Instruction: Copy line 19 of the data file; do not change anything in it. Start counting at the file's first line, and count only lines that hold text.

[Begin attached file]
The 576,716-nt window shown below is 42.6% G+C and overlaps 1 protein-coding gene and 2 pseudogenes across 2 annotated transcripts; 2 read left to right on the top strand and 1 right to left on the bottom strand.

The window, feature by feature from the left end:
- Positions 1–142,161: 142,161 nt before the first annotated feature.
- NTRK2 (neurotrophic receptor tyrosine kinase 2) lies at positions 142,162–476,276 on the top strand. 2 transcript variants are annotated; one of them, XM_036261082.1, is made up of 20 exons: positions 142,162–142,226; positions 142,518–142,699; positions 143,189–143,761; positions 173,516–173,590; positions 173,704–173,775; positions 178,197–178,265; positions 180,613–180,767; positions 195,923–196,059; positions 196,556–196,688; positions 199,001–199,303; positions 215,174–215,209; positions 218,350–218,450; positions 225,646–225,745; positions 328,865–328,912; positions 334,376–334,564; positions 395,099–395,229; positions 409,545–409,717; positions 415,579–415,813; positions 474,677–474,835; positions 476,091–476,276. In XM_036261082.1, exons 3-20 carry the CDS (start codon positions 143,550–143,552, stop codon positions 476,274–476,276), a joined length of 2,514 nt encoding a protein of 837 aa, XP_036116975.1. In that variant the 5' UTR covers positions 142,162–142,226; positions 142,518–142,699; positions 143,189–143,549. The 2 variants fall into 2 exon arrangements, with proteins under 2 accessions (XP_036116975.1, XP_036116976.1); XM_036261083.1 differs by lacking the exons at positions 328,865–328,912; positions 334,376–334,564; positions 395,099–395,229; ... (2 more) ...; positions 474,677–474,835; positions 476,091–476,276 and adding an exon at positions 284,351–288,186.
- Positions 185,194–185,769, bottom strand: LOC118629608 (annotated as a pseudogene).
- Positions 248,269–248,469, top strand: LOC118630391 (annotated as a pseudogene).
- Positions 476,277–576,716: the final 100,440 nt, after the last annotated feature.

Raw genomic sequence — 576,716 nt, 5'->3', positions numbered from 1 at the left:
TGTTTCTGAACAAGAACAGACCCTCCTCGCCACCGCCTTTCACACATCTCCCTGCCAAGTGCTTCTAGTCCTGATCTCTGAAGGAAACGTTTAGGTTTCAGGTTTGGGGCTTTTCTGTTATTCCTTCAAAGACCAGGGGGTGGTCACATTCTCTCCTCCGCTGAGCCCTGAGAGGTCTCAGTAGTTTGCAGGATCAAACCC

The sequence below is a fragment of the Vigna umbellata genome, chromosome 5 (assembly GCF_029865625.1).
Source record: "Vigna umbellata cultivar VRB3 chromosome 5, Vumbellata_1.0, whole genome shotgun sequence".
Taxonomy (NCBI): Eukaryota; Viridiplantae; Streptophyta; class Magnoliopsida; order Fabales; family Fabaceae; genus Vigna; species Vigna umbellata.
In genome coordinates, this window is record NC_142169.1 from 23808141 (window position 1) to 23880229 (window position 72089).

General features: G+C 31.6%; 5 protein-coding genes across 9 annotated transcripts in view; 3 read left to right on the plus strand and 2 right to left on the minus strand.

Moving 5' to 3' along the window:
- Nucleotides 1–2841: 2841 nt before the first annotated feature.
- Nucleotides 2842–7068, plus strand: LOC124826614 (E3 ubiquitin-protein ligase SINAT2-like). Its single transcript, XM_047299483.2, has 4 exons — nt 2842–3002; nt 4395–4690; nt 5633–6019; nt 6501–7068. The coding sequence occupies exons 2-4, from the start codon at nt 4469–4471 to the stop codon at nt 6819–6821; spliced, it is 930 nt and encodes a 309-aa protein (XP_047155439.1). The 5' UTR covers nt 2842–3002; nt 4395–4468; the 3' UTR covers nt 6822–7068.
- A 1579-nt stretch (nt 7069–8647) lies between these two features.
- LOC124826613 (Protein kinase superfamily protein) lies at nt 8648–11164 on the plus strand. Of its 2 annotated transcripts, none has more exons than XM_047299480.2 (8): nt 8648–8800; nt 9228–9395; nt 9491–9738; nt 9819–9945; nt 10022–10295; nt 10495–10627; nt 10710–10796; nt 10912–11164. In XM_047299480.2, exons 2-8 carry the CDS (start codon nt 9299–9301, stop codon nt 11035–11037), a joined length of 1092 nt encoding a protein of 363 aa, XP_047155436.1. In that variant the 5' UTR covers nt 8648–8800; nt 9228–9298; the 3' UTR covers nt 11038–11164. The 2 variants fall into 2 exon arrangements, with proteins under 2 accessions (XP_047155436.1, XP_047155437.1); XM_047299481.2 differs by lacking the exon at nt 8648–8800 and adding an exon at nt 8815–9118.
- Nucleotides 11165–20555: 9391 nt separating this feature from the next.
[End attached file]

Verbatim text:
- LOC124826613 (Protein kinase superfamily protein) lies at nt 8648–11164 on the plus strand. Of its 2 annotated transcripts, none has more exons than XM_047299480.2 (8): nt 8648–8800; nt 9228–9395; nt 9491–9738; nt 9819–9945; nt 10022–10295; nt 10495–10627; nt 10710–10796; nt 10912–11164. In XM_047299480.2, exons 2-8 carry the CDS (start codon nt 9299–9301, stop codon nt 11035–11037), a joined length of 1092 nt encoding a protein of 363 aa, XP_047155436.1. In that variant the 5' UTR covers nt 8648–8800; nt 9228–9298; the 3' UTR covers nt 11038–11164. The 2 variants fall into 2 exon arrangements, with proteins under 2 accessions (XP_047155436.1, XP_047155437.1); XM_047299481.2 differs by lacking the exon at nt 8648–8800 and adding an exon at nt 8815–9118.